Galvanized Rebels

Death-Before-Dishonor
"Death Before Dishonor" inscribed on the New Jersey Monument

NPS/C. Barr

Following the war, survivors of Andersonville propagated this misconception among their friends, families, and fellow Americans to demonstrate the loyalty of the Union soldier. Even in the stone monuments erected following the war's end, Union veterans inscribed the solemn pledge "Death before Dishonor." Of the sixteen state monuments within Andersonville National Historic Site, one-third includes the inscription. In addition, modern audiences familiar with TNT's 1996 miniseries "Andersonville" will remember one of its final scenes, in which Captain Wirz stands with Colonel O'Neil and offers the Union prisoners the opportunity to galvanize into the Confederate army in order to escape the horrendous conditions of Andersonville. At this offer, the entire mass of prisoner detachments forms ranks and turns away in defiance, all remaining loyal to the Union cause.
 
Confederate-prisoners,-James-E
Union prisoners galvanizing at Florence Stockade

Library of Congress/James E. Taylor

In reality, hundreds of Union soldiers changed sides during the course of the Civil War. During the conflict, both Union and Confederate forces turned to the imprisoned enemy as a potential recruitment pool, offering enlistment as an escape from the hardships of captivity. Like their Confederate counterparts who exchanged butternut uniforms for Federal blue, U.S. soldiers felt the pressure to galvanize. Those Union soldiers propositioned by Confederate staff with offers of release at the price of disloyalty to their nation found themselves in a potentially agonizing situation that set their will to survive against their love of and loyalty to country.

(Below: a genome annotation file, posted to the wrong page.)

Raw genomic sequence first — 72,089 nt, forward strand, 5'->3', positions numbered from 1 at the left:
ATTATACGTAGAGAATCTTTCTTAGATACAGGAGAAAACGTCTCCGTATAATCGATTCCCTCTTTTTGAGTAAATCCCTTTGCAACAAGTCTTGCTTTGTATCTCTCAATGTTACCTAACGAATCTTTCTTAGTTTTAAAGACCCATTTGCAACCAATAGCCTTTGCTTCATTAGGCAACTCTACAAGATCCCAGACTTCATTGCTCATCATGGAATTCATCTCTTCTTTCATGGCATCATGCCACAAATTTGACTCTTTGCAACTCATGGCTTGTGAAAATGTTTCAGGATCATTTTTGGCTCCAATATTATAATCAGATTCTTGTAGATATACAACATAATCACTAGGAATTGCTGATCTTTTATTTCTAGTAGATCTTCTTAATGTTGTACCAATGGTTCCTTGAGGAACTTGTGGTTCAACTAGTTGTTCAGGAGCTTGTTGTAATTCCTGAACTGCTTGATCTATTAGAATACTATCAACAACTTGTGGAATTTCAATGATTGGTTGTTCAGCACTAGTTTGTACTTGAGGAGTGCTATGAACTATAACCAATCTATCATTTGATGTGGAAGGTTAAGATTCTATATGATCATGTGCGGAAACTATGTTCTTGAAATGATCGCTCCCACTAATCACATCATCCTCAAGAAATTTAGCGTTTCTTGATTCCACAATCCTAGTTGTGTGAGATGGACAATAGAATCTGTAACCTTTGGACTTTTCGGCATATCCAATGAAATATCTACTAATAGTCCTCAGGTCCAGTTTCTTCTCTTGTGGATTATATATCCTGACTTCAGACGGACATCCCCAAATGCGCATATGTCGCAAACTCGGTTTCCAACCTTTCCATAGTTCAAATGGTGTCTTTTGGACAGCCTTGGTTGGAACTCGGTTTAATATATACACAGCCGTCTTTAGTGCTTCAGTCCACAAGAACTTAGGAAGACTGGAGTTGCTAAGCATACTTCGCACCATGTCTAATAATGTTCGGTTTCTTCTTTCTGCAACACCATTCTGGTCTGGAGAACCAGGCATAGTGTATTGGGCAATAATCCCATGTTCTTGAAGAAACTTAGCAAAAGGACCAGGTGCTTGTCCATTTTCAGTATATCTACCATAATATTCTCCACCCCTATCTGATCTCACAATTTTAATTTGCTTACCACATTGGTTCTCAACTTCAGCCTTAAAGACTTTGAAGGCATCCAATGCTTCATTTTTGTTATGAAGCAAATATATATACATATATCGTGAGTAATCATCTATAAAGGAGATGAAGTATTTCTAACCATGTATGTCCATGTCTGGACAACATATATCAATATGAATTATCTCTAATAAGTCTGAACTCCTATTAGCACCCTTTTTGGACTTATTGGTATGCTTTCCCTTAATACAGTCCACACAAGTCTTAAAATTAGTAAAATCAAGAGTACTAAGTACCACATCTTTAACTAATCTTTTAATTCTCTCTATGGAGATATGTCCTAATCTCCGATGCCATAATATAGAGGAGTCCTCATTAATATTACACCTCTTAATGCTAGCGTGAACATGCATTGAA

Particularly during the concluding months of the war and during times of scarce rations and intolerable weather conditions, Union soldiers confined in Confederate prisons took matters into their own hands, becoming "Galvanized Rebels" to flee the horrors of prison life. Camp Lawton near Millen, GA would experience a galvanization rate of approximately 4% in the course of the prison's operation—Florence Stockade in Florence, SC would see at least 6% of its Union internees leave to serve the Confederate war machine.
 
Joel Eaton
Joel Eaton was in the 81st Illinois and galvanized into the 10th Tennessee at Andersonville.  He died shortly afterwards in Macon, GA, and is buried in the Confederate section of the Rose Hill Cemetery.

NPS/W. Barr

These Galvanized Rebels would find themselves the targets of contempt and condemnation following the war's end, as men with whom they had fought under the United States flag now regarded their former comrades frankly as traitors. The presence of Galvanized Rebels serves to complicate the story of the Union prisoner of war experience; their stories challenge us to view such themes as loyalty in times of war, the Confederate prison system, and prisoner exchange in a new and engaging light.

Written by Intern Heather Clancy, June 2013

Last updated: April 14, 2015

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National Prisoner of War Museum
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